There are no longer any 'unlimited' plans available at all and the slower plans (up to 1500/256Kbps on DSL) only go up to around 30-40gigs maximum. The faster DSL and DSL2 plans go up to 150gigs but they are very expensive (around $180.00 per month for 150gigs).

The average plan here would involve around 2-5gigs download limit and many, many people are on 400-500mb plans. My 20gigs is considered huge! Cost is the major factor and I can understand how that would be much higher here than in a country like the U.S. where population density in much greater (no offense intended )...Australia has an estimated 6 people per square mile, the U.S. around 85. Imagine laying a square mile of cables just to service just 6 people!!

cheers mate....JIM

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Chad Johnson
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June 23, 2009 - 11:10 am
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Le sigh.

And you almost had me convinced to move down under. Now I'll have to re-think the whole plan.

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Mindblower
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June 24, 2009 - 3:23 pm
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Well, for what it's worth, things are very different up north (NO! not the North Pole), but in Canada. My provider offers a basic DSL 25gig (d/l &u/p) package for around $30 CDN. For a mere %5.00 CDN more, that 25gig rises to 100 gig a month, and that's for a home user account. The only downside is the top speed you can use (and this depends on the distance between you and the major junction where the fibre lines exist. I've been able to clock over 400k/s, but not for any extended time.

I'd say that living in a major city is key too, but with cable companies offering package deals, I'm surprised that other countries are slow in this competive area (go figure), Mindblower!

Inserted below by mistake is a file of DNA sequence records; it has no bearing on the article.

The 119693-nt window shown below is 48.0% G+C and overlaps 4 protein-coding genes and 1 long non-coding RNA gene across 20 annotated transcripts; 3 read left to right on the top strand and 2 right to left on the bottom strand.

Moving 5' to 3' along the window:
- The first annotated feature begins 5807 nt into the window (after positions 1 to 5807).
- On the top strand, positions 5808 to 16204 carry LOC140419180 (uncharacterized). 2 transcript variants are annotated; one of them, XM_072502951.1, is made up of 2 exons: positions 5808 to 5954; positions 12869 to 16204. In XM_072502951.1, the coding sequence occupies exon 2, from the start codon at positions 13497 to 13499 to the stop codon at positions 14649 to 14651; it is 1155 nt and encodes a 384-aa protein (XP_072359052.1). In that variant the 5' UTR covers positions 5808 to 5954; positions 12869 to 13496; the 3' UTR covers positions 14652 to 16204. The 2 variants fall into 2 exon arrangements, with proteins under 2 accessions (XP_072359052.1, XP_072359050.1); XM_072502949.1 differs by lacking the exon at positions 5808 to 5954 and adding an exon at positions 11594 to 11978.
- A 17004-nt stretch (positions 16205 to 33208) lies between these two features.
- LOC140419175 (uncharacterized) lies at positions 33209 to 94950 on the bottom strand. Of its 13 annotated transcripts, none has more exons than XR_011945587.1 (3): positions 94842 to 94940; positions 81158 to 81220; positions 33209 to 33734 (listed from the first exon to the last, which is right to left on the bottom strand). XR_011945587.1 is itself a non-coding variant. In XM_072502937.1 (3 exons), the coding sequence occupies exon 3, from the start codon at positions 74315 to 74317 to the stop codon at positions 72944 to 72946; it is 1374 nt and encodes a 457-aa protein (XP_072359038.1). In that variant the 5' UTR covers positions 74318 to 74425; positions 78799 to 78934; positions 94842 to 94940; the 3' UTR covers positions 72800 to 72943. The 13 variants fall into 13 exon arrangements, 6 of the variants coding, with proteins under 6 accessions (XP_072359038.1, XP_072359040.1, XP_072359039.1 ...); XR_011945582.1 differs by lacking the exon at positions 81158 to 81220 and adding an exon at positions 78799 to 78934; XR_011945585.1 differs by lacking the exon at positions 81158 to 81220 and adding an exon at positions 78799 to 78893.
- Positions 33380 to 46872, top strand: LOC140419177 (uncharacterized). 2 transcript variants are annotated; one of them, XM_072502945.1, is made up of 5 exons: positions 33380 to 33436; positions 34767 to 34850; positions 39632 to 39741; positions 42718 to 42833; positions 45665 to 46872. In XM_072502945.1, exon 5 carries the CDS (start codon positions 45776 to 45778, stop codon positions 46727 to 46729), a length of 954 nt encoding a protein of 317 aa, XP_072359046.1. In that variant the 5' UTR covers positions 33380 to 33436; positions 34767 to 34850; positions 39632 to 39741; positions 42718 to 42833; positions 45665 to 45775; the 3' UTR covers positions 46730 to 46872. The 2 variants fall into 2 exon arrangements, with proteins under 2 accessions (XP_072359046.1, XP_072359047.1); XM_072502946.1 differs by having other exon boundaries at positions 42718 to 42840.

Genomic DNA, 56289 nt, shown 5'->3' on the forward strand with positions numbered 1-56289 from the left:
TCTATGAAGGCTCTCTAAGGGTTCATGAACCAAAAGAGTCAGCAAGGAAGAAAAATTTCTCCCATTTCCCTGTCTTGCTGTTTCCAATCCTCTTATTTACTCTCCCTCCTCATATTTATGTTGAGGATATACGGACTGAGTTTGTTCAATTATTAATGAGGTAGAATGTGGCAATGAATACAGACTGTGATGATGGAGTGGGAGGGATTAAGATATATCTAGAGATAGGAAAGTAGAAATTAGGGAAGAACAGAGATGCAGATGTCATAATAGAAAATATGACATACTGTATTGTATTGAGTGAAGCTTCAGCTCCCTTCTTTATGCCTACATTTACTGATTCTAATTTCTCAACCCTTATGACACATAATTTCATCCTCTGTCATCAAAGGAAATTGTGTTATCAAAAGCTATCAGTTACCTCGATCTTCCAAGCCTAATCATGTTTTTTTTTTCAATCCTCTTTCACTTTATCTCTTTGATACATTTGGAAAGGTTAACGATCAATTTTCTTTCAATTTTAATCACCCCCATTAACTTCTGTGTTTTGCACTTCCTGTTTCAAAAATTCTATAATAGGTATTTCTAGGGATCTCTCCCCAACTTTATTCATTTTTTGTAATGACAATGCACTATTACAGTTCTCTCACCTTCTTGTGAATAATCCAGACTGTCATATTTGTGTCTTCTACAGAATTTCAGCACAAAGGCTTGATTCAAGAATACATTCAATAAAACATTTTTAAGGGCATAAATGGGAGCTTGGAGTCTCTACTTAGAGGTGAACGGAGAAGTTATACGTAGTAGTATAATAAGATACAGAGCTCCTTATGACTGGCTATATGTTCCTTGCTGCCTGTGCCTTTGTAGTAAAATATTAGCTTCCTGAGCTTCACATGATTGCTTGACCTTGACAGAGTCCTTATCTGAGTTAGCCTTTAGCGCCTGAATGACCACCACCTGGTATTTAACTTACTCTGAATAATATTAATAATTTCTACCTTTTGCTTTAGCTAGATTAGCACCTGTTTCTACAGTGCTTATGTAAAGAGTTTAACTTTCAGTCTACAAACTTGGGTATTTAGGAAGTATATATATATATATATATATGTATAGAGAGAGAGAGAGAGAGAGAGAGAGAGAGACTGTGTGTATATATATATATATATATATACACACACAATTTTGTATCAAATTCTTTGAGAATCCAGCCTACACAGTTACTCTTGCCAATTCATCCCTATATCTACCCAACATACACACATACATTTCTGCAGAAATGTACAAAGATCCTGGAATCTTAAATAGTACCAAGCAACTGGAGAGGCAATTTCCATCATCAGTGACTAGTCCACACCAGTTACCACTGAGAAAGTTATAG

"Light travels faster than sound;
That is why some people seem bright until you hear them speak"

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Jim Hillier
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June 24, 2009 - 4:05 pm
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Hey MB - You are spot on about 'living in major cities being key'...that is particularly true here. Cannot really blame the providers, I'm not sure of the exact figures but something like 65% of the total population live in just 15% of the total area. When it comes to the cities all providers are tripping over themselves to offer the best deals but when it comes to 'the bush' nobody is really all that bothered.....it all comes down to the setup cost to income ratio.

The cities have; DSL2, naked DSL2, cable, fibre optics, the whole gamut available...we, in the rural areas have either DSL or dial-up. I can't see that situation changing in the foreseeable future.

cheers mate....JIM

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Mindblower
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June 24, 2009 - 4:24 pm
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[size=150:2wwjf1hq]A before thought - might not this and similar posts be moved to a new topic???? Food for thought.[/size:2wwjf1hq]

Just a silly question here ozbloke, but could you share some light on these various terms for us poor layfolks?

DSL2, naked DSL2, DSL, cable, fibre optics, etc.....

Thanks a bunch, Mindblower!

"Light travels faster than sound;
That is why some people seem bright until you hear them speak"

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Jim Hillier
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June 24, 2009 - 8:36 pm
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Hey MB - Yes I agree, this thread has gotten off topic and these unrelated posts should really be re-titled and moved....I shall look into how to do that.

[b:3dj2a1hh]DSL [/b:3dj2a1hh]= Digital Subscriber Line and is a technology for bringing high-bandwidth information to homes and small businesses over ordinary copper telephone lines. In other words, broadband internet via existing telephone lines.

[b:3dj2a1hh]ADSL[/b:3dj2a1hh] (which is the standard here in Oz) = Asymmetric Digital Subscriber Line and is broadband via copper telephone lines which reserves much more bandwidth for receiving data then sending.

[b:3dj2a1hh]ADSL2[/b:3dj2a1hh] is the same as ADSL except it supports much higher data rates (speed) in both directions. The extra speed is achieved by various methods including increasing the frequency band from 552 kHz (ADSL) to 1.1 MHz.